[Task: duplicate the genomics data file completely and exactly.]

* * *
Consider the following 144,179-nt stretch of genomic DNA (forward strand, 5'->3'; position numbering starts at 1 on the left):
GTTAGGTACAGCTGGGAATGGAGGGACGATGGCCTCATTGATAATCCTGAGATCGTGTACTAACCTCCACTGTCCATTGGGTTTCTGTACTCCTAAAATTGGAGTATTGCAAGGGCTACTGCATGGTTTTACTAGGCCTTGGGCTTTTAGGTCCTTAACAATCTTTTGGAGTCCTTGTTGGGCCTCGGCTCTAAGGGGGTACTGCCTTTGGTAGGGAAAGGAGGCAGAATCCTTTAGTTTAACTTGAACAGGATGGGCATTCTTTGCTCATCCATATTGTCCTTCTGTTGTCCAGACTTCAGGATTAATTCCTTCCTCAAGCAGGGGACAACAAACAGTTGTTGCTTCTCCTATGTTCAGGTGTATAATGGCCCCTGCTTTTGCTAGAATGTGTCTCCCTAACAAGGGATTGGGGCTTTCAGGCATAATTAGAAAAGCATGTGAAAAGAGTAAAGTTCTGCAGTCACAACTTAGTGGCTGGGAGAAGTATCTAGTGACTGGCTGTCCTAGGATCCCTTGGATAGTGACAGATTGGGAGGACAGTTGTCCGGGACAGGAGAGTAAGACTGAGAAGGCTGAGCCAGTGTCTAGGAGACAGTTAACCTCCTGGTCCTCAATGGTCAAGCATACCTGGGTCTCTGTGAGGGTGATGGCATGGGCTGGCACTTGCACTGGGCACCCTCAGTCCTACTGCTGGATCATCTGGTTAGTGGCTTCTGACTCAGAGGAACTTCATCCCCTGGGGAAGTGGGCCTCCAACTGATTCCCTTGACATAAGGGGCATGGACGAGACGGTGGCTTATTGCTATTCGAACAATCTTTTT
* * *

Consider the following 144,179-nt stretch of genomic DNA (forward strand, 5'->3'; position numbering starts at 1 on the left):
GTTAGGTACAGCTGGGAATGGAGGGACGATGGCCTCATTGATAATCCTGAGATCGTGTACTAACCTCCACTGTCCATTGGGTTTCTGTACTCCTAAAATTGGAGTATTGCAAGGGCTACTGCATGGTTTTACTAGGCCTTGGGCTTTTAGGTCCTTAACAATCTTTTGGAGTCCTTGTTGGGCCTCGGCTCTAAGGGGGTACTGCCTTTGGTAGGGAAAGGAGGCAGAATCCTTTAGTTTAACTTGAACAGGATGGGCATTCTTTGCTCATCCATATTGTCCTTCTGTTGTCCAGACTTCAGGATTAATTCCTTCCTCAAGCAGGGGACAACAAACAGTTGTTGCTTCTCCTATGTTCAGGTGTATAATGGCCCCTGCTTTTGCTAGAATGTGTCTCCCTAACAAGGGATTGGGGCTTTCAGGCATAATTAGAAAAGCATGTGAAAAGAGTAAAGTTCTGCAGTCACAACTTAGTGGCTGGGAGAAGTATCTAGTGACTGGCTGTCCTAGGATCCCTTGGATAGTGACAGATTGGGAGGACAGTTGTCCGGGACAGGAGAGTAAGACTGAGAAGGCTGAGCCAGTGTCTAGGAGACAGTTAACCTCCTGGTCCTCAATGGTCAAGCATACCTGGGTCTCTGTGAGGGTGATGGCATGGGCTGGCACTTGCACTGGGCACCCTCAGTCCTACTGCTGGATCATCTGGTTAGTGGCTTCTGACTCAGAGGAACTTCATCCCCTGGGGAAGTGGGCCTCCAACTGATTCCCTTGACATAAGGGGCATGGACGAGACGGTGGCTTATTGCTATTCGAACAATCTTTTT